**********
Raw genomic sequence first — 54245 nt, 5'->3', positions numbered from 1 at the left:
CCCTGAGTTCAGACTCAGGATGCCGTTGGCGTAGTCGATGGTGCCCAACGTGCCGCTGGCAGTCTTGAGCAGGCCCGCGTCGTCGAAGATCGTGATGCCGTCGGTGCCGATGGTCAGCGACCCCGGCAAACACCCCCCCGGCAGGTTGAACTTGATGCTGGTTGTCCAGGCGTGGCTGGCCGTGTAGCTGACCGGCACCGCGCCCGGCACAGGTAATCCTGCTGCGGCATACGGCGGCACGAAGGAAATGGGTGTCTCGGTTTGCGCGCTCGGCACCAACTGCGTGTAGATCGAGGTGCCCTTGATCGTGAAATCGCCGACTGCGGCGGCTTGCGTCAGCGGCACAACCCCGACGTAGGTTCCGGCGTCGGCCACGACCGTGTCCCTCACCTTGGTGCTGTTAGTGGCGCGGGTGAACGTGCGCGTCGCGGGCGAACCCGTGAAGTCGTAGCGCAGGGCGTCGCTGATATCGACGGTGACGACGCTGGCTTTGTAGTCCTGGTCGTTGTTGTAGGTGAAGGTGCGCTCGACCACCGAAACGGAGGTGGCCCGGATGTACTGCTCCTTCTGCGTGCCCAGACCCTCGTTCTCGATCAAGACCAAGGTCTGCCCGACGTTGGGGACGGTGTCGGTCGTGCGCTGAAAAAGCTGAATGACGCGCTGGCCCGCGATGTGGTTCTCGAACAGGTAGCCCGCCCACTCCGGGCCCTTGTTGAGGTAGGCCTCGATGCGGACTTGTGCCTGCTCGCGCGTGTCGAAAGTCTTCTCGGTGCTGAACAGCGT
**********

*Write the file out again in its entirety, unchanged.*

Raw genomic sequence first — 54245 nt, 5'->3', positions numbered from 1 at the left:
CCCTGAGTTCAGACTCAGGATGCCGTTGGCGTAGTCGATGGTGCCCAACGTGCCGCTGGCAGTCTTGAGCAGGCCCGCGTCGTCGAAGATCGTGATGCCGTCGGTGCCGATGGTCAGCGACCCCGGCAAACACCCCCCCGGCAGGTTGAACTTGATGCTGGTTGTCCAGGCGTGGCTGGCCGTGTAGCTGACCGGCACCGCGCCCGGCACAGGTAATCCTGCTGCGGCATACGGCGGCACGAAGGAAATGGGTGTCTCGGTTTGCGCGCTCGGCACCAACTGCGTGTAGATCGAGGTGCCCTTGATCGTGAAATCGCCGACTGCGGCGGCTTGCGTCAGCGGCACAACCCCGACGTAGGTTCCGGCGTCGGCCACGACCGTGTCCCTCACCTTGGTGCTGTTAGTGGCGCGGGTGAACGTGCGCGTCGCGGGCGAACCCGTGAAGTCGTAGCGCAGGGCGTCGCTGATATCGACGGTGACGACGCTGGCTTTGTAGTCCTGGTCGTTGTTGTAGGTGAAGGTGCGCTCGACCACCGAAACGGAGGTGGCCCGGATGTACTGCTCCTTCTGCGTGCCCAGACCCTCGTTCTCGATCAAGACCAAGGTCTGCCCGACGTTGGGGACGGTGTCGGTCGTGCGCTGAAAAAGCTGAATGACGCGCTGGCCCGCGATGTGGTTCTCGAACAGGTAGCCCGCCCACTCCGGGCCCTTGTTGAGGTAGGCCTCGATGCGGACTTGTGCCTGCTCGCGCGTGTCGAAAGTCTTCTCGGTGCTGAACAGCGT